• Great model for LMS “replacement” projects, where the business case is already proven internally.

Disadvantages of a perpetual license:

  • Most expensive model for upfront investment.  If this is your first LMS, it is likely to be an uphill climb with financial sponsors.
  • The buyer carries the majority of risk in this business arrangement with the vendor.  Once you give a vendor all of your money, you lose the negotiation upper hand to get things moving or get things fixed.
  • The buyer is responsible for implementing all updates and upgrades, as well as maintenance of the software and hosting environment.

Perpetual licenses usually have an additional “Annual Support and Maintenance” fee.  The fee is based on a percentage of the perpetual license purchase, which typically runs 10-20% annually and starts in year 1.  For this annual fee, customers receive updates, upgrades and fixes to their licensed software, as well as technical support for administrators.  Customers decide if and when they want to apply these updates.


3) The Consumption License

Consumption or pay-as-you-go licenses are a great fit for extended enterprise initiatives but are rarely available for internal employee initiatives.  “Shared risk, shared reward” is a good definition of consumption license.  You only pay for what you use after you use it.  Mature vendors tend to stay away from this model in lieu of the safer annual or perpetual.  Younger vendors are willing to gamble that you will hit it big and then so will they.

Similar to annual licenses, you never own the licenses in this model, but if all goes South, buyers have very little skin or commitment in the game.  This model is really good for startup extended enterprise efforts.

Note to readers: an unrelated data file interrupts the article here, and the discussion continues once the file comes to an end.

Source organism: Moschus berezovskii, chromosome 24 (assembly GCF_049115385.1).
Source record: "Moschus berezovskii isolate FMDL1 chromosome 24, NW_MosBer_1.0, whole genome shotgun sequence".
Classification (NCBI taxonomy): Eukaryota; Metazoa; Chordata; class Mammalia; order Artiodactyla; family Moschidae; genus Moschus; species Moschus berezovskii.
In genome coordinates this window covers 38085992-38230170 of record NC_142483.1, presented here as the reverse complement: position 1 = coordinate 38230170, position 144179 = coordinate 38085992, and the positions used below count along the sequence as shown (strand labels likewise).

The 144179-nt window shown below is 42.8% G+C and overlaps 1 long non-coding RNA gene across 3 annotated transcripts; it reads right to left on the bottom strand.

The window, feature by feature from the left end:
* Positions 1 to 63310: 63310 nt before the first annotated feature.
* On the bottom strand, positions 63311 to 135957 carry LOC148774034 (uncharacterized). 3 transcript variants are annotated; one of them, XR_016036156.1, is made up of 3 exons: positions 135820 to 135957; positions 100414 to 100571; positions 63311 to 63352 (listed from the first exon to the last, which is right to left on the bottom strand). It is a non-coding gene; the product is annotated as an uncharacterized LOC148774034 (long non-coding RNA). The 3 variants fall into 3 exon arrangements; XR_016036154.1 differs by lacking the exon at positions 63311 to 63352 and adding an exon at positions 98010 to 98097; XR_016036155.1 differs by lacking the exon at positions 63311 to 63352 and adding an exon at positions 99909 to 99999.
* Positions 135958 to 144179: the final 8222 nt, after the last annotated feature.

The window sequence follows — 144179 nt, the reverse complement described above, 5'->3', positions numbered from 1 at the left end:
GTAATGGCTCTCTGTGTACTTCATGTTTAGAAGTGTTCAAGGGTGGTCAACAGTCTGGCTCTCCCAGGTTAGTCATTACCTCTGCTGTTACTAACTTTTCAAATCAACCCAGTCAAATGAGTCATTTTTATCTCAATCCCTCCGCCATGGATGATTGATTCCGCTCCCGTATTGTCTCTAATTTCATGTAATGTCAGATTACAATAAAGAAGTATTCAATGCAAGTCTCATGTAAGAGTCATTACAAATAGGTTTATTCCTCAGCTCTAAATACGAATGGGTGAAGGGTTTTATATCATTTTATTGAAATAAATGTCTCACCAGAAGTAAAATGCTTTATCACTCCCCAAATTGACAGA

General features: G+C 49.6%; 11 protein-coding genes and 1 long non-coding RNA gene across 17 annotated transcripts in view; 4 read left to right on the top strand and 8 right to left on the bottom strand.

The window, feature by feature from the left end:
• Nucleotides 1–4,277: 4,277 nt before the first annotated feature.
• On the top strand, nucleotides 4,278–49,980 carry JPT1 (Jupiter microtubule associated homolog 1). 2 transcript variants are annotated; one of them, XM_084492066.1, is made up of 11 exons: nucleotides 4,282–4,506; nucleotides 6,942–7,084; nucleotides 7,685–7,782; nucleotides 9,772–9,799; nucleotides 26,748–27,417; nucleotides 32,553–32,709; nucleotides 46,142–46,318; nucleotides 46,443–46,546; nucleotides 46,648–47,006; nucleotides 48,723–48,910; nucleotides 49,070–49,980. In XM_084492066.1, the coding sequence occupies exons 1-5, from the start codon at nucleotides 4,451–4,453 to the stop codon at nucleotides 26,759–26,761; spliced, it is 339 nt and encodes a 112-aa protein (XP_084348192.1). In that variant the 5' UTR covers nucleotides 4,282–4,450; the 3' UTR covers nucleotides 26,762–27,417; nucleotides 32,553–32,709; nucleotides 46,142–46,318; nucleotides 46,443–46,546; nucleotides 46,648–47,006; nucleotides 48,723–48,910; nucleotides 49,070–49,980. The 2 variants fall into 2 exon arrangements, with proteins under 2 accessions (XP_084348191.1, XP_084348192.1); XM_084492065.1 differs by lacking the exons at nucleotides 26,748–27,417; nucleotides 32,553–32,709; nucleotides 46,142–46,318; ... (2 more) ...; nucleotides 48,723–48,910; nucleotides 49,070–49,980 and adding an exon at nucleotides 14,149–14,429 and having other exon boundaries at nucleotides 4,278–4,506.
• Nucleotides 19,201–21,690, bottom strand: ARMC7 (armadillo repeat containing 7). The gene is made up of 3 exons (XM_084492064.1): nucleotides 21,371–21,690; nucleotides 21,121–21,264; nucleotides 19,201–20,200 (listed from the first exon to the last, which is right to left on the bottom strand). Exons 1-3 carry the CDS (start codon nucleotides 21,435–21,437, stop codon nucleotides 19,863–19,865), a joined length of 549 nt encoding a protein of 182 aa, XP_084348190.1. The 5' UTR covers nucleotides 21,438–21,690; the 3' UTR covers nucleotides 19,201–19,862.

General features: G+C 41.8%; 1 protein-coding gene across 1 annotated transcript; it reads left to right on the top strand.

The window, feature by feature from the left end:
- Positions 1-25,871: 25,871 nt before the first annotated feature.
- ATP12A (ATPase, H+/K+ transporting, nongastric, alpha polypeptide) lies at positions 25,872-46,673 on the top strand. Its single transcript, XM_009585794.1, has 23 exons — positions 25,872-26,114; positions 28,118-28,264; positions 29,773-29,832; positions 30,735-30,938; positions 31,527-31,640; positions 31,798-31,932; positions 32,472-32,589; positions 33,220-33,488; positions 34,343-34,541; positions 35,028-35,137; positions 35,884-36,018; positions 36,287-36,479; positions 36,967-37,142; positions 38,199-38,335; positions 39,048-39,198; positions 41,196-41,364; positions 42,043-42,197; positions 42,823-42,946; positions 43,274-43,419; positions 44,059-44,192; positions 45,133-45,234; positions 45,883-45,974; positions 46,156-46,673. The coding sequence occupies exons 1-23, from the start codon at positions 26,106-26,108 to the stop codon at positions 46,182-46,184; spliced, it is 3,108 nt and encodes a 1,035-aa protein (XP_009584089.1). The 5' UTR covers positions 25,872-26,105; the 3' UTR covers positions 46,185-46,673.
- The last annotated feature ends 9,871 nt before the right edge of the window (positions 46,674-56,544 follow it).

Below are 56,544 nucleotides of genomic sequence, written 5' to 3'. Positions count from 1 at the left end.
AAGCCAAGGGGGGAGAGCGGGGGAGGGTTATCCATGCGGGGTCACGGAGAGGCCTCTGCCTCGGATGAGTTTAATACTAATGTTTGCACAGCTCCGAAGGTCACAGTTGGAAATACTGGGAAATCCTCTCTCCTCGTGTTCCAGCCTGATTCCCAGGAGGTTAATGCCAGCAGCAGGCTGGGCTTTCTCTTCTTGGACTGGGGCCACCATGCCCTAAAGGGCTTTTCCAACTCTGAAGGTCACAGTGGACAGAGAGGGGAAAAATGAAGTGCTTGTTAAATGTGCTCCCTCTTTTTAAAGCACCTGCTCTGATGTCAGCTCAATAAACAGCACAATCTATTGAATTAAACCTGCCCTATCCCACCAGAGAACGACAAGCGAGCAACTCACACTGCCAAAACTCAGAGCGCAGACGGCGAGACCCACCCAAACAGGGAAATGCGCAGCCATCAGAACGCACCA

Consumption-based licenses can be tied to just about any usage parameter.  If you do a good job of identifying your audiences, the usage scenarios, you can come up with the perfect measurements for your business.  If a vendor is willing to negotiate consumption-based pricing, they are usually willing to tie it to any metric that is measurable.

I’ve seen consumption licenses tied to registrations, enrollments, purchases, course completions, certificate completions, franchise locations and even logging onto the system.

The timeframe of measuring and paying for the above can be monthly, quarterly, annually or any time period.  There is normally a tiered table of decreasing costs for increased usage but this model tends to get expensive if you are really successful.

Benefits of a consumption license:

  • Low upfront costs are limited to implementation services.
  • Vendor is responsible for software and hosting infrastructure and maintenance.